Saturday, August 13

Committee claims rights over land ignored

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A palm oil mill located near Ugan Sematai – a sacred ancient Punan longhouse site.

A palm oil mill located near Ugan Sematai – a sacred ancient Punan longhouse site.

A Keludan (similar to kelirieng but without the elaborate carving as on kelirieng) at Tu’un Banei, Upper Ba River valley.

A Keludan (similar to kelirieng but without the elaborate carving as on kelirieng) at Tu’un Banei, Upper Ba River valley.

Kelirieng restoration works undertaken by Sarawak Museum at Lukap River and nearby areas in the early 1980s. The area is today surrounded by acacia and oil palm plantations.

Kelirieng restoration works undertaken by Sarawak Museum at Lukap River and
nearby areas in the early 1980s. The area is today surrounded by acacia and oil palm plantations.

BINTULU: The Punan NCR Land Action Committee (PNLAC) welcomes any initiative by the state government to develop the community’s Native Customary Rights (NCR) land as they believe it will ultimately benefit them.

In a press statement yesterday, its leader Gebril Atong noted that most NCR land developments were done in a transparent, fair and equitable manner with the rights of participating local communities over their lands fully respected and protected.

Unfortunately, he said, that was not the case with the Punan community at Punan Ba, Belaga.

“The leaseholder companies participating in the state government initiatives to develop NCR lands in Belaga district apparently had abused state government trust, our trust by ignoring our community’s rights over our lands altogether,” he said.

“We believe a map that is issued by Land and Survey Department to the developers contained a certain provision that requires them to exclude our NCR lands before implementing the project. Government’s instruction clearly had not been followed or obeyed – at least in our case,” he added.

At Upper Ba River valley where all the current 6,000 Punan people in Sarawak from Belaga, Kakus, Pandan and Jelalong live, their land had been logged several times over the past few years, Gebril claimed.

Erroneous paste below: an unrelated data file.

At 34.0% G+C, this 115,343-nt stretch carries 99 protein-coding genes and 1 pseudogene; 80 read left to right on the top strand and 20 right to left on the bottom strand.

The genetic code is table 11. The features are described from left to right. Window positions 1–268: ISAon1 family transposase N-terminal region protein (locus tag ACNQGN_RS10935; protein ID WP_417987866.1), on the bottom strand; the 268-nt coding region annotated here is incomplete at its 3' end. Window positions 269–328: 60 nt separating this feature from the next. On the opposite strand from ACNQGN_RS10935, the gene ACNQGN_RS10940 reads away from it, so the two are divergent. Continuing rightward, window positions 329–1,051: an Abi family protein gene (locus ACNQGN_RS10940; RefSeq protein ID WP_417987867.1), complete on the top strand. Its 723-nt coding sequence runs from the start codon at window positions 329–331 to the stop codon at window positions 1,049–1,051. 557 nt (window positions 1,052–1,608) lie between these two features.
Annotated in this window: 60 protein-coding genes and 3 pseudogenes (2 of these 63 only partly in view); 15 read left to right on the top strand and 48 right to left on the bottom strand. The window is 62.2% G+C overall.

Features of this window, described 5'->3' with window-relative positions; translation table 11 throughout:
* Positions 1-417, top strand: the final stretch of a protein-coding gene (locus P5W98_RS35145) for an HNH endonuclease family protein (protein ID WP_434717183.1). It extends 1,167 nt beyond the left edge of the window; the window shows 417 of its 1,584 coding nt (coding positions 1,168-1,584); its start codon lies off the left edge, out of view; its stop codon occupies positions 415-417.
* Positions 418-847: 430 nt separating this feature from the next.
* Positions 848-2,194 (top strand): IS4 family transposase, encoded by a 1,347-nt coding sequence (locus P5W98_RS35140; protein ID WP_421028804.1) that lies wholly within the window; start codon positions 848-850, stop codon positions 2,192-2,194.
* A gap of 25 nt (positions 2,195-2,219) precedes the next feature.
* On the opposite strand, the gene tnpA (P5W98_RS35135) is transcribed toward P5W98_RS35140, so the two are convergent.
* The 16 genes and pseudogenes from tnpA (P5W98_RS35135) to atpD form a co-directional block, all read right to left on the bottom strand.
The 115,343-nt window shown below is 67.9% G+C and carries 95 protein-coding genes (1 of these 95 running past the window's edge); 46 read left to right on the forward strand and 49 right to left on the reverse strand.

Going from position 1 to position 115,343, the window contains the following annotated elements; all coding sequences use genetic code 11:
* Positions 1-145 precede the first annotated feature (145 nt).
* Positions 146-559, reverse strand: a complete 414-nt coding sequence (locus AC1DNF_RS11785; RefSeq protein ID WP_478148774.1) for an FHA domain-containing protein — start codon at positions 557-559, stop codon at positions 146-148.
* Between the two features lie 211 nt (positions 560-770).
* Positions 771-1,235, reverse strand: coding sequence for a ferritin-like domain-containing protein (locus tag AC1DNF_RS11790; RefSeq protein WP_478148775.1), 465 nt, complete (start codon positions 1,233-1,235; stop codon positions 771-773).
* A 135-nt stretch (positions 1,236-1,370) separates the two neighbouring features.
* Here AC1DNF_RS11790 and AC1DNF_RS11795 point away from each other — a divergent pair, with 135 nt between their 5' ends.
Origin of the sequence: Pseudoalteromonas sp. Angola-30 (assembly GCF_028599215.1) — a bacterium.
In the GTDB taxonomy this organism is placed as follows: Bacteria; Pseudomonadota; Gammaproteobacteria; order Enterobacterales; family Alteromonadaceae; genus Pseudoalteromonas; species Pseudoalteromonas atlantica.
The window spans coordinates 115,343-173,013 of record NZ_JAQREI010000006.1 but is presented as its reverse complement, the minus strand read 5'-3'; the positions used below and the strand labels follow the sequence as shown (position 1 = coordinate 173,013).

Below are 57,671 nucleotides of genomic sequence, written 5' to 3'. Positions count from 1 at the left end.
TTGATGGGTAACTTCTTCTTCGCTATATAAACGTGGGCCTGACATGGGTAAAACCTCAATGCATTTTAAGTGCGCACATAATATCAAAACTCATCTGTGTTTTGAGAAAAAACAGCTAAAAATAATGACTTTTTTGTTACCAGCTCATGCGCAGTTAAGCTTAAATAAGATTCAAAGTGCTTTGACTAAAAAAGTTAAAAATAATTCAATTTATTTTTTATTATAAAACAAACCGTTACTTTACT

The logging activities, he said, inevitably led to destruction of their burial grounds – ‘kelirieng’ and ‘keludan’.

“We have protested the encroachment but to no avail. Worst affected burial grounds where our kelirieng and keludan once stood are at Sematai and Lukap rivers.

“The areas had been bulldozed, cleared and planted with acacia and oil palm trees – a very disrespectful act towards our custom and our resting ancestors in the areas. There is also a huge oil palm mill standing nearby,” he added.

He said ‘kelirieng’ is Sarawak’s cultural heritage as much as it is Punan heritage, thus it is protected under the Sarawak Cultural Heritage Ordinance 1993.

According to Gebril, Sarawak Museum had carried out numerous restoration projects in the area in the 80s.

“The destruction of our kelirieng and keludan sites at Sematai, Lukap and Punan rivers at Upper Ba River valley is clearly against the state laws,” he pointed out.

“And if this were to happen hundreds of years ago – at the time of our ancestors, we would have been told to go headhunting for the invaders,” he added.

Knowing that this is a modern day Sarawak, he said the Punan community fully supports the state government and the leadership of Chief Minister Datuk Patinggi Tan Sri Adenan Satem.

Gebril lauded the Chief Minister’s policy of minimising the development gap between urban and rural area as it was totally needed to bring progress to their areas.

“And ultimately, it is our hope that justice will be done and prevail. Our rights to the lands will be restored, respected particularly by the leaseholder companies,” he added.